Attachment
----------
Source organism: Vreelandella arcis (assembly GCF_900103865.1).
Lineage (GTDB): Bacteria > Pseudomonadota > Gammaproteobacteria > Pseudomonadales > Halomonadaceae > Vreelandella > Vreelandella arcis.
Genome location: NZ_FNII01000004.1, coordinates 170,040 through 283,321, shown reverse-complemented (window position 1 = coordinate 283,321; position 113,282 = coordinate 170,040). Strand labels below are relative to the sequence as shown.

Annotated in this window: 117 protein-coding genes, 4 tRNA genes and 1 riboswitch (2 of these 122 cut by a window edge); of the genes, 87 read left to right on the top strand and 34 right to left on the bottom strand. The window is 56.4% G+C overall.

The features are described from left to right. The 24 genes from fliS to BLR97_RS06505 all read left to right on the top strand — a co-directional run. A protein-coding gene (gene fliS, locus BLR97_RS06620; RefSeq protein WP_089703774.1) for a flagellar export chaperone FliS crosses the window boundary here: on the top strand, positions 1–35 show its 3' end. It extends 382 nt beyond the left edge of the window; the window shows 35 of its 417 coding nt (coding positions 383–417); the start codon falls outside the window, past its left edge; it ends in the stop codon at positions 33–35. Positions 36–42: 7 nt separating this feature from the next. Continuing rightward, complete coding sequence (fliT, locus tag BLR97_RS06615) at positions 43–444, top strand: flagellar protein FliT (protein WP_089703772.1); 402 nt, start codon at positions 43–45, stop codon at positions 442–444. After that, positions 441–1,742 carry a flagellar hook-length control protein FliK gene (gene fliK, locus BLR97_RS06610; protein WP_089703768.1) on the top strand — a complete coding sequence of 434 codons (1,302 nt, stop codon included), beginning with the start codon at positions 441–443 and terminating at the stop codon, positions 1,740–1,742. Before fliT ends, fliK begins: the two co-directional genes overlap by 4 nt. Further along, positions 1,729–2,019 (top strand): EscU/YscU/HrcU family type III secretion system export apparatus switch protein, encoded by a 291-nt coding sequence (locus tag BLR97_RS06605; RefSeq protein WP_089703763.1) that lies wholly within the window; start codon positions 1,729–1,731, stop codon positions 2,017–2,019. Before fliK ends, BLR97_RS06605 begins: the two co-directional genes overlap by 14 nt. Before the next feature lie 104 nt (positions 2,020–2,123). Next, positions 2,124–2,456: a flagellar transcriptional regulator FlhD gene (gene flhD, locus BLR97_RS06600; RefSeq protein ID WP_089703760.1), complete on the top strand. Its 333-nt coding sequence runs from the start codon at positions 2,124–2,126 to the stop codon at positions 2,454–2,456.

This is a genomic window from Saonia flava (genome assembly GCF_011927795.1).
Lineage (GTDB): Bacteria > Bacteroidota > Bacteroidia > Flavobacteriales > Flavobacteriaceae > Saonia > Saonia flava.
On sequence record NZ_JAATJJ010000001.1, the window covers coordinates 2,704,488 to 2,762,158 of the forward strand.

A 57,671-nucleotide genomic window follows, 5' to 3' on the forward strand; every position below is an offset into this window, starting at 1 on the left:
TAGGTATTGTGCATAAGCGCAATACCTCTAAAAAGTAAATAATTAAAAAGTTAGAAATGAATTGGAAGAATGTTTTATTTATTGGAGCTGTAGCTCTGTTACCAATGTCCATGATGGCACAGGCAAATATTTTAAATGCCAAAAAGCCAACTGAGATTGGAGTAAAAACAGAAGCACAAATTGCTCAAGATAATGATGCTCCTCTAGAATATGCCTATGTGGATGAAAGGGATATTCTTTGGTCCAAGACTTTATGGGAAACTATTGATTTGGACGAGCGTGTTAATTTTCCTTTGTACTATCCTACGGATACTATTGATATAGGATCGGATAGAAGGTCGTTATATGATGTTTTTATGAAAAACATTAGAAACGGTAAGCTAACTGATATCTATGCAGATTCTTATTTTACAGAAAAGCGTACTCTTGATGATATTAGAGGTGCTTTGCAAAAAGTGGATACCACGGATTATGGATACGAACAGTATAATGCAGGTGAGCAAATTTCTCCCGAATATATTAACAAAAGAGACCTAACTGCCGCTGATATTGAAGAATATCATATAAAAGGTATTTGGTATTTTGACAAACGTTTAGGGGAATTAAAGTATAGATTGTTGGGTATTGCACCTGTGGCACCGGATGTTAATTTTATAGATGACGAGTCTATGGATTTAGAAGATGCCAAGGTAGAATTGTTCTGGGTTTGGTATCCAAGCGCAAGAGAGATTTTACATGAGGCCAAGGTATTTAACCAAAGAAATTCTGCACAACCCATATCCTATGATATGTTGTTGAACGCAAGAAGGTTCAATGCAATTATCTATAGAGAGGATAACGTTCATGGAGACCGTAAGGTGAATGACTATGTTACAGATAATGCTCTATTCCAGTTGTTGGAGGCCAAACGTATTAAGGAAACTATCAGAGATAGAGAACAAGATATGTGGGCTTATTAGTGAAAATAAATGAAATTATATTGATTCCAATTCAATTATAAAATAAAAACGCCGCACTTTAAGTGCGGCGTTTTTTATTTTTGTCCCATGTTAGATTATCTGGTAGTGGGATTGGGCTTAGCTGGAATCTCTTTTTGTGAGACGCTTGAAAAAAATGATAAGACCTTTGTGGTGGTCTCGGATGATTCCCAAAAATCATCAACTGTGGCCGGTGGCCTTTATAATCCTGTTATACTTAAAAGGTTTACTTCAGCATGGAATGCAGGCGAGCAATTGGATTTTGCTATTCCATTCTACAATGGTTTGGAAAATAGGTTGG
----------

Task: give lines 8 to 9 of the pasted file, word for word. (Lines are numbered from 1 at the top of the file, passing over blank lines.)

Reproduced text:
On sequence record NZ_JAATJJ010000001.1, the window covers coordinates 2,704,488 to 2,762,158 of the forward strand.

A 57,671-nucleotide genomic window follows, 5' to 3' on the forward strand; every position below is an offset into this window, starting at 1 on the left: